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Home :: Archive :: 1998 :: July ::
Re: Shrew; Poison; Fencing
The Shakespeare Conference: SHK 9.0635  Thursday, 9 July 1998.

[1]     From:   Tom M Mueller <
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        Date:   Wednesday, 8 Jul 1998 13:37:01 -0400 (EDT)
        Subj:   Re: SHK 9.0628  Re: Shrew Matrimony Question

[2]     From:   Sean Lawrence <
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        Date:   Wednesday, 08 Jul 1998 12:09:44 -0700
        Subj:   Re: SHK 9.0630  Re: Poison

[3]     From:   Sean Lawrence <
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        Date:   Wednesday, 08 Jul 1998 12:31:05 -0700
        Subj:   [Fwd: Ado Fencing Question]


[1]-----------------------------------------------------------------
From:           Tom M Mueller <
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Date:           Wednesday, 8 Jul 1998 13:37:01 -0400 (EDT)
Subject: 9.0628  Re: Shrew Matrimony Question
Comment:        Re: SHK 9.0628  Re: Shrew Matrimony Question

>From:           Tanya Gough <
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>Dear Jad,

> The Renaissance wedding was actually comprised of three parts: the
>banns, which placed the future marriage into the public sphere, the
>ceremony, which solidifies the bond in the eyes of God, and the
>consummation, which reinforces the bond between the two individuals.
>Couples are forever missing out on one or more aspects of the "accepted"
>marriage tradition, and your sister is right to note that there is
>definitely something *wrong* with Petrucho and Kate.  A wedding accepted
>by the public and the church, but not by both individuals is clearly a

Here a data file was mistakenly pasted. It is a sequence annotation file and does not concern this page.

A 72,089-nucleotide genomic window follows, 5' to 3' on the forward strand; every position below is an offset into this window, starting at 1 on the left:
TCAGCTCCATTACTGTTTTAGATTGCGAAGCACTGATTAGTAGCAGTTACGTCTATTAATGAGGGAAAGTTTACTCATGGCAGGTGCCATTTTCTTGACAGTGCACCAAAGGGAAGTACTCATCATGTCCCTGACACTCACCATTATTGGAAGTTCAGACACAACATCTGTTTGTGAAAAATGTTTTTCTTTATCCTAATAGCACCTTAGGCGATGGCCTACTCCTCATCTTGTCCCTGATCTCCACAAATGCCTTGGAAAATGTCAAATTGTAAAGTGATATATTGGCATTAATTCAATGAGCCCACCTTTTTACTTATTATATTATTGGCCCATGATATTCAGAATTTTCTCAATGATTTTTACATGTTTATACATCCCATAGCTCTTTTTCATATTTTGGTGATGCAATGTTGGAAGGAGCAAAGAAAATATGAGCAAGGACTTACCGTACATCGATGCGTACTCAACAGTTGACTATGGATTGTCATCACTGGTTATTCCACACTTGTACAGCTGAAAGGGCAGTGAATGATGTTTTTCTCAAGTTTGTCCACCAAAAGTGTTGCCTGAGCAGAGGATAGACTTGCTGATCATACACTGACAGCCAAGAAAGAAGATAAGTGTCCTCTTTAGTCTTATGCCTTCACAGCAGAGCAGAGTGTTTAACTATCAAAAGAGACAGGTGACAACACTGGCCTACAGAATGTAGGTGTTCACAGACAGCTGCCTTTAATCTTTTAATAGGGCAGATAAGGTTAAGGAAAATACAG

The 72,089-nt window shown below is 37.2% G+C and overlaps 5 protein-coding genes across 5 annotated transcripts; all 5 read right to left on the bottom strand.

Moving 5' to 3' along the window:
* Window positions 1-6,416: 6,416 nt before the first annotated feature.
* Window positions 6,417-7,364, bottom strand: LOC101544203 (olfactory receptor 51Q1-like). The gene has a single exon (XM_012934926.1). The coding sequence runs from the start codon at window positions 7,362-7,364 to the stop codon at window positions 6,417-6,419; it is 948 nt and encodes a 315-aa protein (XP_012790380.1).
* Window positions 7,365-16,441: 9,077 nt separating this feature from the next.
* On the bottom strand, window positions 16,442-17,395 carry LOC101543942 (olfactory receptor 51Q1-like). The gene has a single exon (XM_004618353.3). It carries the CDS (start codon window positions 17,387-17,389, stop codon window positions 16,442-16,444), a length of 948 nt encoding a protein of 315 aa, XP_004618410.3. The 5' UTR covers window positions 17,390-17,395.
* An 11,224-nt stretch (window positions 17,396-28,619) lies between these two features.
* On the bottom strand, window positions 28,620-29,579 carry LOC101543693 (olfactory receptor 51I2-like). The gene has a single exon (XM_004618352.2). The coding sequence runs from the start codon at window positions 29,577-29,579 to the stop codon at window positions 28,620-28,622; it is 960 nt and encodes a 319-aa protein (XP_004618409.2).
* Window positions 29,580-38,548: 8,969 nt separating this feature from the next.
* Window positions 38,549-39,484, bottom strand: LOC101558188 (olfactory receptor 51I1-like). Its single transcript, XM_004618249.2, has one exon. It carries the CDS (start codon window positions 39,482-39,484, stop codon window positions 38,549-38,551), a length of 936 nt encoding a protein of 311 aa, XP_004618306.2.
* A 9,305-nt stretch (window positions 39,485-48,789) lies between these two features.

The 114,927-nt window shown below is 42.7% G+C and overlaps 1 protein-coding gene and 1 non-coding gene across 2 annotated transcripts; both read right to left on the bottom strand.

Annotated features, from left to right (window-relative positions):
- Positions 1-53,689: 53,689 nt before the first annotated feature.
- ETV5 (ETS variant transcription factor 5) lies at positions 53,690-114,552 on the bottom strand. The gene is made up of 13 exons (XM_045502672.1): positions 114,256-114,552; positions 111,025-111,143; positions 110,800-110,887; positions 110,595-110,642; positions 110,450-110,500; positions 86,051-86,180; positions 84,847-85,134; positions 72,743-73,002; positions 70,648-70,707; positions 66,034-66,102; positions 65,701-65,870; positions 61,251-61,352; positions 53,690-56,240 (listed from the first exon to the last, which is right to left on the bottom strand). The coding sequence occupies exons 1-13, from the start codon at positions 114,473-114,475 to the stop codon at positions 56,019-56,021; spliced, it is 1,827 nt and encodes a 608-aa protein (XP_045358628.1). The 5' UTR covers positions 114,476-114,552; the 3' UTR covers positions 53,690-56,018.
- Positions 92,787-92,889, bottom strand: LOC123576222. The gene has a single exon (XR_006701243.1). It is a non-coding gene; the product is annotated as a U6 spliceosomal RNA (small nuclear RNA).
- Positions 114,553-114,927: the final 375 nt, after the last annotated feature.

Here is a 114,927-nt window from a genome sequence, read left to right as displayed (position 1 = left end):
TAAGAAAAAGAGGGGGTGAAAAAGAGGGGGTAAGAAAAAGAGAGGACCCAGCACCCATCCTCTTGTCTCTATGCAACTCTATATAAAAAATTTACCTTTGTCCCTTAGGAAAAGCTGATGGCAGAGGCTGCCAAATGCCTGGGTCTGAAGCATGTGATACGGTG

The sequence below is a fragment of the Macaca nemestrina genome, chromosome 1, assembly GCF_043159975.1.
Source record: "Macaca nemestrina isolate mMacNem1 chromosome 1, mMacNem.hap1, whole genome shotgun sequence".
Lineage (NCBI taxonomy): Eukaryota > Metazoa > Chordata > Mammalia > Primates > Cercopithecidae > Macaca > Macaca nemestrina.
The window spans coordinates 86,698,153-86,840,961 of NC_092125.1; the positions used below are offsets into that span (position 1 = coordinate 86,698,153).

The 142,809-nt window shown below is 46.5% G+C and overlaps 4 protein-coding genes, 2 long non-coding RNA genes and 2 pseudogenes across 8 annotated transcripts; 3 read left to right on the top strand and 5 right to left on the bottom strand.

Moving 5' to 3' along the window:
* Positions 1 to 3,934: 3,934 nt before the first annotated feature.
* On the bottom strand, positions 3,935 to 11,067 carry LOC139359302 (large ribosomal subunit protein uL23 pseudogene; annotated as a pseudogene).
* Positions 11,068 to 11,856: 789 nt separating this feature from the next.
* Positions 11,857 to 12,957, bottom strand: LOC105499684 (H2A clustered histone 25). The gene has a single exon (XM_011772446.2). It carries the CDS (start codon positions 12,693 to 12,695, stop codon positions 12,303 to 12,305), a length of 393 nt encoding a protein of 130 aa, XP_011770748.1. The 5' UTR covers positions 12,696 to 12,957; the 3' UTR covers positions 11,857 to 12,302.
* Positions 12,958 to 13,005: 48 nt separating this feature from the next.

>farce, much as Romeo and Juliet, who have mutual consent and religious
>approval, become tragic figures when they are unable to reconcile their
>bond in society.

>Whether, and how, Kate and Petruchio consummate their marriage may be a
>directorial choice.  I'd like to think that Petruchio is a boor, but not
>such an animal that he would stoop to rape.  Yet the opportunity
>certainly is there.  When he keeps her "up all night" on their wedding
>night, does he force himself on her or is he just throwing pillows
>around?  In keeping with the "happy ending" version, most modern
>productions gloss over that part and imply that they get together,
>consentually, at the end.  Has anyone ever done a version of Shrew where
>Petruchio literally beats, rapes and starves Kate into submission?  I
>have heard of a feminist version where Kate delivers her final "duties
>of the wife" speech with such sincerity that all at the table recoiled
>in horror at the transformation.

In my opinion, a production such as you put forth would be taking
improper liberties with what WS wrote, and intended.  Petruchio
certainly "could" have "beat, raped and starved" Kate into submission,
given the time and prevalent laws.  WS pointedly did not choose to allow
this in the make up of Petruchio's character.  To represent him as doing
so would usurp the ideals intended by the author.

[2]-----------------------------------------------------------------
From:           Sean Lawrence <